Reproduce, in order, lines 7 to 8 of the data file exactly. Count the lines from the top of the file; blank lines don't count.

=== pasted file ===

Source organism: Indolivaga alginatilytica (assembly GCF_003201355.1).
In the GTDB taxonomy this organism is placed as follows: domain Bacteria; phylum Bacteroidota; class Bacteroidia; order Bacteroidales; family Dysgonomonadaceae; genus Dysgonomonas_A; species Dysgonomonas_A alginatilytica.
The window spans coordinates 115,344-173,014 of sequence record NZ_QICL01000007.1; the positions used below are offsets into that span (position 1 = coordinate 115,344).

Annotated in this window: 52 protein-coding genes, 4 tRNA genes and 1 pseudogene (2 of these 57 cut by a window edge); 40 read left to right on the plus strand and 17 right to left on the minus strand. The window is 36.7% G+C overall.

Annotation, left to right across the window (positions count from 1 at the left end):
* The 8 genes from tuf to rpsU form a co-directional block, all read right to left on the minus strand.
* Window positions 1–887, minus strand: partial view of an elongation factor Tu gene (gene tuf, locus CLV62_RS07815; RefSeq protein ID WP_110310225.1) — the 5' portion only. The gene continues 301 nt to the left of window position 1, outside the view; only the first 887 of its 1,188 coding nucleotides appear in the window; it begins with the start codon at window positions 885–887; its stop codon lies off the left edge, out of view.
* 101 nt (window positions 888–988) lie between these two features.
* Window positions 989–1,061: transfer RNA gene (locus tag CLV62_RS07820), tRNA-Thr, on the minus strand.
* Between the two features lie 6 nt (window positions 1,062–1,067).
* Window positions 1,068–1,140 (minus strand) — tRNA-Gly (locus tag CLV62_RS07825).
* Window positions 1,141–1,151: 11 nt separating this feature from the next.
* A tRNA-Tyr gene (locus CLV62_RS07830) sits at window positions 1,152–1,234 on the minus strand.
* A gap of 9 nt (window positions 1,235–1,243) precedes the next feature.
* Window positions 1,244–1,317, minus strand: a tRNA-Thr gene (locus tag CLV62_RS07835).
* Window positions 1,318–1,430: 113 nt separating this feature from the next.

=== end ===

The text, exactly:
* Window positions 1–887, minus strand: partial view of an elongation factor Tu gene (gene tuf, locus CLV62_RS07815; RefSeq protein ID WP_110310225.1) — the 5' portion only. The gene continues 301 nt to the left of window position 1, outside the view; only the first 887 of its 1,188 coding nucleotides appear in the window; it begins with the start codon at window positions 885–887; its stop codon lies off the left edge, out of view.
* 101 nt (window positions 888–988) lie between these two features.